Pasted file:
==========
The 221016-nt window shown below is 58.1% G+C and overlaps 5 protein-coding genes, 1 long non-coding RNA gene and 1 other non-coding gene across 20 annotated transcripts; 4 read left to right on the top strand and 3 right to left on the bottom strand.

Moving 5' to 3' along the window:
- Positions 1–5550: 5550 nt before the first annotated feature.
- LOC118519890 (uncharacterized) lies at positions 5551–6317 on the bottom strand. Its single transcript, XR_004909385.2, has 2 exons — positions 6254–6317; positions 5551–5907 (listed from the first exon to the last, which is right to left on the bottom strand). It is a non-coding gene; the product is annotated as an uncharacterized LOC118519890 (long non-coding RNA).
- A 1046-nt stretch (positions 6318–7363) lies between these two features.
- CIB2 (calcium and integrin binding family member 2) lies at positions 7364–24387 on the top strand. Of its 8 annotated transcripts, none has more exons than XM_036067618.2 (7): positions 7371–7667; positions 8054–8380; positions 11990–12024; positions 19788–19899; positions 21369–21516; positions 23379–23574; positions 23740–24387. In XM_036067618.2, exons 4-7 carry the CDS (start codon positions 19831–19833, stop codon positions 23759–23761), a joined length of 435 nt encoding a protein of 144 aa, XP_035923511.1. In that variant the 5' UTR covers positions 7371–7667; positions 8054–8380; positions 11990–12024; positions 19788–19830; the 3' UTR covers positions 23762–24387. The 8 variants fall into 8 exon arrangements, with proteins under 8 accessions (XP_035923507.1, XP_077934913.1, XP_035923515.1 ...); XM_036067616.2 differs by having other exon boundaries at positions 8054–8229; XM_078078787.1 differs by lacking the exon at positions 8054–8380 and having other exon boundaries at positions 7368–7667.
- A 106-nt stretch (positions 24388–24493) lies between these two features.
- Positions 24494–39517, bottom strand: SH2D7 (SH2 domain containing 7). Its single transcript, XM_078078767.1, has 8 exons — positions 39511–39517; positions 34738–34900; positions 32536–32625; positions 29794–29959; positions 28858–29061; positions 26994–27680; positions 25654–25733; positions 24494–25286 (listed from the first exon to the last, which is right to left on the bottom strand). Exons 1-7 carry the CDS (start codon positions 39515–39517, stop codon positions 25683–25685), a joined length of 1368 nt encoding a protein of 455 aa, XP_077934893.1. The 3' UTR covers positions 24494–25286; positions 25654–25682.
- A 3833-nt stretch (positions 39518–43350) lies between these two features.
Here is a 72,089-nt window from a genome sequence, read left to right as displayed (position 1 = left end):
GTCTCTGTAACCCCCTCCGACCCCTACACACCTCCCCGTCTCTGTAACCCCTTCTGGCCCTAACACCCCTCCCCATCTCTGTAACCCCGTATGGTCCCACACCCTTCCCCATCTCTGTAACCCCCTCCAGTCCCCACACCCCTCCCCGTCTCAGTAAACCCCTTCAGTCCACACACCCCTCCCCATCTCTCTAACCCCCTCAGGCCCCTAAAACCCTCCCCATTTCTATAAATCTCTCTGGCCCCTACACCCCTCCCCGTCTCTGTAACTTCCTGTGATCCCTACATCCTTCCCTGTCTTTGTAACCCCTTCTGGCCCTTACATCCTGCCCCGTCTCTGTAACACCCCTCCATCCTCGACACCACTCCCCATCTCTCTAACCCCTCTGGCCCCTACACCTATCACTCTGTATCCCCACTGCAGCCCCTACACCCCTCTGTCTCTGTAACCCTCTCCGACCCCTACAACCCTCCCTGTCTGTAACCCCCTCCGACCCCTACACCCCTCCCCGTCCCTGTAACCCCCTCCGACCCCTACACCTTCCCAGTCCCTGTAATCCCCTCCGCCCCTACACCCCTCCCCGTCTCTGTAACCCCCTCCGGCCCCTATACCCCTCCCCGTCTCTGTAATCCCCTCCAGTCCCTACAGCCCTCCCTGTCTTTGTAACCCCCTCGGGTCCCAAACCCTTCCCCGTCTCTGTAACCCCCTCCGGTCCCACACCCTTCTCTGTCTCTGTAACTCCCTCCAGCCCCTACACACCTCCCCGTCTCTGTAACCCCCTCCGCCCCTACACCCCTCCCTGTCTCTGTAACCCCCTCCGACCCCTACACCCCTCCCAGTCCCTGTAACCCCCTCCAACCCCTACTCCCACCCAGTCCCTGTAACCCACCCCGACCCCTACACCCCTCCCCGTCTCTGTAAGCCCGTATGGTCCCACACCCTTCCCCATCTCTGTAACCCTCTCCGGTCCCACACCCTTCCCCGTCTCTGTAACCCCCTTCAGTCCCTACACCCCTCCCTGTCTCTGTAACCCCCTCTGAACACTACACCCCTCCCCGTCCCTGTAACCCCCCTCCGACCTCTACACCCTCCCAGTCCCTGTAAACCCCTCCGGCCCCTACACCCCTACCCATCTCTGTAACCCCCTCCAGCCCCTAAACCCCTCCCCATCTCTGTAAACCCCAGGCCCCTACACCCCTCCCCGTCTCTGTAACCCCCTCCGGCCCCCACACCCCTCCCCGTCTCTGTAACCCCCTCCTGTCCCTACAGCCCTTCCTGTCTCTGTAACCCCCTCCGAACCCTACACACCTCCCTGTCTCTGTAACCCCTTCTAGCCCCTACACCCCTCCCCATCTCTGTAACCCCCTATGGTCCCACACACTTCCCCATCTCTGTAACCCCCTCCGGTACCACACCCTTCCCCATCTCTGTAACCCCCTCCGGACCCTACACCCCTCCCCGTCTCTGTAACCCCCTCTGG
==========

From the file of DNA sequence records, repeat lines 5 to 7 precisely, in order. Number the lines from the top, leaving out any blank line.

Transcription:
- A 1046-nt stretch (positions 6318–7363) lies between these two features.
- CIB2 (calcium and integrin binding family member 2) lies at positions 7364–24387 on the top strand. Of its 8 annotated transcripts, none has more exons than XM_036067618.2 (7): positions 7371–7667; positions 8054–8380; positions 11990–12024; positions 19788–19899; positions 21369–21516; positions 23379–23574; positions 23740–24387. In XM_036067618.2, exons 4-7 carry the CDS (start codon positions 19831–19833, stop codon positions 23759–23761), a joined length of 435 nt encoding a protein of 144 aa, XP_035923511.1. In that variant the 5' UTR covers positions 7371–7667; positions 8054–8380; positions 11990–12024; positions 19788–19830; the 3' UTR covers positions 23762–24387. The 8 variants fall into 8 exon arrangements, with proteins under 8 accessions (XP_035923507.1, XP_077934913.1, XP_035923515.1 ...); XM_036067616.2 differs by having other exon boundaries at positions 8054–8229; XM_078078787.1 differs by lacking the exon at positions 8054–8380 and having other exon boundaries at positions 7368–7667.
- A 106-nt stretch (positions 24388–24493) lies between these two features.